The Services 1930 - 1956:
Royal Army Veterinary Corps
A veterinary service has been part of the British Army since 1796, mainly due to the use of horses by the army for transportation and in battle. Until that date, farriers had been employed by the British government to shoe Army horses, and to provide equine medicine and general care of animals. The heavy losses of horses on military campaigns overseas led to the recruitment of veterinary surgeons from the London Veterinary College.
Initially, veterinary surgeons were recruited directly into individual cavalry regiments, and were members of that regiment. They only cared for horses within their regiments, so sick and lame horses were often abandoned when the regiment was on a campaign. As with many other aspects of the British Army, veterinary care was found to be wanting during the Crimean War. The severe winters of 1854 and 1855 claimed the lives of many horses, and the care for them was poor.
James COLLINS, the Principal Veterinary Surgeon of the Army between 1876 and 1883, was responsible for the formation of the Army Veterinary School at Aldershot in 1880, and the abolition of the regimental system of employment of veterinary surgeons in 1881. It was in 1881 that the Army Veterinary Department was formed, but during the Boer Wars, or South African Wars as they were known, the provision of veterinary services was poor. Infectious disease spread through the animals in the British Army, resulting in the loss of 326,000 horses, and 51,000 mules, of which only a small number resulted from enemy action.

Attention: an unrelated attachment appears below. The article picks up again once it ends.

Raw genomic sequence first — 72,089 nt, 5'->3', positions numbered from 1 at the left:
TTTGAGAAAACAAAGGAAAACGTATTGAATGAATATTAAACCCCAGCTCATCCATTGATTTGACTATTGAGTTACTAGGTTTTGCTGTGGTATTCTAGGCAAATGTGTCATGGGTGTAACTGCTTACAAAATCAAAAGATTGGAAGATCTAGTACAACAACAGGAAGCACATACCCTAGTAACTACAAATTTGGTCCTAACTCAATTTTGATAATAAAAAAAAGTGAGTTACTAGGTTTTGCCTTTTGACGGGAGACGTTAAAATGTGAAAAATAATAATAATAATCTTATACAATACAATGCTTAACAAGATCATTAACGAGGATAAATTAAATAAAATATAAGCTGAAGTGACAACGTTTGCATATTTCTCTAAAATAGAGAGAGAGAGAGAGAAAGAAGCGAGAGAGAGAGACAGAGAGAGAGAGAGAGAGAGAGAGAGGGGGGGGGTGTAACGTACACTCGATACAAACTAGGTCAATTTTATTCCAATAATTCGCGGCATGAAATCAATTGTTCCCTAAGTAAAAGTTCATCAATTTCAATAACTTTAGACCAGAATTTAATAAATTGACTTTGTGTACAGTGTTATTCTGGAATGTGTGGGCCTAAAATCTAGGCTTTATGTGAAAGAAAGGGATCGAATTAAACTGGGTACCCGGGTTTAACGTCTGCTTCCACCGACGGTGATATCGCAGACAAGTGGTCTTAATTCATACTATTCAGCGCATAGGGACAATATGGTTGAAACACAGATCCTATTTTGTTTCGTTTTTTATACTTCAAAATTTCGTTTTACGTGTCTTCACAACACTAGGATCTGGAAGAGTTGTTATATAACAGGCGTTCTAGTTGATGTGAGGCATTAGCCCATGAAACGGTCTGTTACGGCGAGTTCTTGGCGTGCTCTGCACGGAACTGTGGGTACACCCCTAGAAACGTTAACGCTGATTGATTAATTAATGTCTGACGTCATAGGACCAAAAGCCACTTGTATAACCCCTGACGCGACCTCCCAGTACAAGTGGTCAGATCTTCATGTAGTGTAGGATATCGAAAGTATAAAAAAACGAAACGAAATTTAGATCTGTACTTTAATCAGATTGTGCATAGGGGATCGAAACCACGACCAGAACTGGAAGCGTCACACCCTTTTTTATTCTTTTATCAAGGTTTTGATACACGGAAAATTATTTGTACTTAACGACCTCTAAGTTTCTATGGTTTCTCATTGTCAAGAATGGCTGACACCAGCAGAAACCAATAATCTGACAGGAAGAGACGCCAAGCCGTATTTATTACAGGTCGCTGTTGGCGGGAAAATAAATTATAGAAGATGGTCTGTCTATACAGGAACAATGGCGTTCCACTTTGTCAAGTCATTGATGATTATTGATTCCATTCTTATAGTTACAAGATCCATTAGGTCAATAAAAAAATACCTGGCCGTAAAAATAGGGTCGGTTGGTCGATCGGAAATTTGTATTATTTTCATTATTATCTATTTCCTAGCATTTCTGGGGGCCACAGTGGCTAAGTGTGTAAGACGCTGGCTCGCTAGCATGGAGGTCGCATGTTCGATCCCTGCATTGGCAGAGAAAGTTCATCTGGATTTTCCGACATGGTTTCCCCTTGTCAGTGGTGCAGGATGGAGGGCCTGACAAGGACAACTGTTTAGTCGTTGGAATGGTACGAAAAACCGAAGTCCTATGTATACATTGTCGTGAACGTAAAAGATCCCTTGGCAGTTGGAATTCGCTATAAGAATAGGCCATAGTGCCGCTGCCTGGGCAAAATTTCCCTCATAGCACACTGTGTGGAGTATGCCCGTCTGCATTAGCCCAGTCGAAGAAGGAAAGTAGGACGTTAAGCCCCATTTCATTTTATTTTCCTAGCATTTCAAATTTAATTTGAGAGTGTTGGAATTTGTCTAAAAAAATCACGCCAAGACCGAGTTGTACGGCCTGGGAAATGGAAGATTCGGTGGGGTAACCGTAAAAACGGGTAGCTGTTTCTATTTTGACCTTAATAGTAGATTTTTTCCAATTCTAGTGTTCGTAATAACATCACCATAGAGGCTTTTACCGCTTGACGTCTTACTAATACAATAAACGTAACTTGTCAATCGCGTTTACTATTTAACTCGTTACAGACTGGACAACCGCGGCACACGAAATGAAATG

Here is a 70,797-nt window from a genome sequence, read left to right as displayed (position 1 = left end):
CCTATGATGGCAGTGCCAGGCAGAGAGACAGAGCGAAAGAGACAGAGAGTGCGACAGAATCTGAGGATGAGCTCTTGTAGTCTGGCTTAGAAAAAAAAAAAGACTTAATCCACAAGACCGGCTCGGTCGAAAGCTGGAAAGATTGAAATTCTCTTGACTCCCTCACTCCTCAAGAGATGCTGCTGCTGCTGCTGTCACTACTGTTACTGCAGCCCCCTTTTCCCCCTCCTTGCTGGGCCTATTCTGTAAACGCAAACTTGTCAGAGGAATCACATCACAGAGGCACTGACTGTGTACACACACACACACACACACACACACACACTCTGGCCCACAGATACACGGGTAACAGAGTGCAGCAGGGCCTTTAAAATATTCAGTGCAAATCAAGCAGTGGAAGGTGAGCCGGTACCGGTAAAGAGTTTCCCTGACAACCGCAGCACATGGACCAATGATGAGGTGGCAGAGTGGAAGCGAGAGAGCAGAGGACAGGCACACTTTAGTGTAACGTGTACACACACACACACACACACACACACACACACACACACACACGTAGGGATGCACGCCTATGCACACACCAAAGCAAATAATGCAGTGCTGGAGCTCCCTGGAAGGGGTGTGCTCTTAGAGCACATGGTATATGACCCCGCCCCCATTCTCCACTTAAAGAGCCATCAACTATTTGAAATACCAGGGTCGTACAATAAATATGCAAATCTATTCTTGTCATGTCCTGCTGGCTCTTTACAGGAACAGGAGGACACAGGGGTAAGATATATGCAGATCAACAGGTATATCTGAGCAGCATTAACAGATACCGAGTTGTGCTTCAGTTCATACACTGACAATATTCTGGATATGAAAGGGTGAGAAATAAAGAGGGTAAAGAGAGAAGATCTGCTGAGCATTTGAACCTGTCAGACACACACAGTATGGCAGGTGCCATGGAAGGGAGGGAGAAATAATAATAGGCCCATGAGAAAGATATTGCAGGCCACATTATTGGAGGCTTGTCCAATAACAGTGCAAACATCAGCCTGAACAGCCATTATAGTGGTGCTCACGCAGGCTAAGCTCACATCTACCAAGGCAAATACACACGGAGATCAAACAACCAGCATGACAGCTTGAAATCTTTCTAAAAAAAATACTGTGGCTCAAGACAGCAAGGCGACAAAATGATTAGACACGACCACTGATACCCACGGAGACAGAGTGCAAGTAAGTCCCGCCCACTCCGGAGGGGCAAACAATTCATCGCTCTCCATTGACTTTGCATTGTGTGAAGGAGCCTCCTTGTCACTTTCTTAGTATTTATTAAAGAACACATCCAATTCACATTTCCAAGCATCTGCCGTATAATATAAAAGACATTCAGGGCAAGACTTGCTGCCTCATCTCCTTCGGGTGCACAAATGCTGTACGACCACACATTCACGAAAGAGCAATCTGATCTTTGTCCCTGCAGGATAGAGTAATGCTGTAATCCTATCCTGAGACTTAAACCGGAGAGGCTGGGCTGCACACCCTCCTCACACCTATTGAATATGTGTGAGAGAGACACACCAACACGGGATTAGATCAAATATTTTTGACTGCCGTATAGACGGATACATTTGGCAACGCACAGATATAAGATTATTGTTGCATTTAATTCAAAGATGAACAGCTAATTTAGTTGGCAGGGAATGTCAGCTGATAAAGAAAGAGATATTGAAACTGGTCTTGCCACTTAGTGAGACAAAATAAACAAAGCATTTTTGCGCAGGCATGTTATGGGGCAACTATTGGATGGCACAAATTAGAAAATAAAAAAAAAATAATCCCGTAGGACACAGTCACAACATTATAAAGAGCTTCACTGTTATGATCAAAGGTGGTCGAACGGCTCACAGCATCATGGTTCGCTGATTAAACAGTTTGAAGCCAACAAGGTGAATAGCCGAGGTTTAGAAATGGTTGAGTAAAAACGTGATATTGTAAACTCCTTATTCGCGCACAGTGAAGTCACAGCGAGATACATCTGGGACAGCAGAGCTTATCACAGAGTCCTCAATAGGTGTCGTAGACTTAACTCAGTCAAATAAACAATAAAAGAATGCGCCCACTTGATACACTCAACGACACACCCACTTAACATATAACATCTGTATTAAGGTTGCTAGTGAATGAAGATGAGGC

There was pressure for reforms as a result of the South African wars, in particular from the Royal College of Veterinary Surgeons. In 1903, a Royal Warrant created the Army Veterinary Corps of non-commissioned officers and soldiers that were deployed on veterinary duties. Three years later, it was combined with the Army Veterinary Department, as the Army Veterinary Corps, and in 1907, the first Director-General, Major General Sir Frederick SMITH was appointed.
In August 1914, there were three-hundred and sixty-four officers (Regular and Reserve) in the Army Veterinary Corps (A.V.C.), and by the end of the war, there were an additional one-thousand, three-hundred and six officers commissioned. In 1918, about half of all the veterinary surgeons in the U.K., were serving in the British Army. In addition, the other ranks rose from nine-hundred and thirty-four in 1914 to forty-one thousand, seven-hundred and fifty-five in 1918. During the war, two and half million horses were hospitalised, with two million being returned to duty. In Egypt, the A.V.C. dealt with camels. In recognition of its war service, on 27 November 1918, King George V conferred the prefix ‘Royal’ to the corps, which became the Royal Army Veterinary Corps (R.A.V.C.)
After the First World War, the R.A.V.C. was reduced significantly in size. As mechanisation was introduced into the British Army in the late 1930’s, and in 1938, the Army Veterinary School at Aldershot was closed. In September 1939, there were just eighty-five officers (of whom fifty-nine were serving in India), and one-hundred and five officers. By the end of the war, this had risen to five-hundred and nineteen officers, and three-thousand, nine-hundred and thirty-nine other ranks.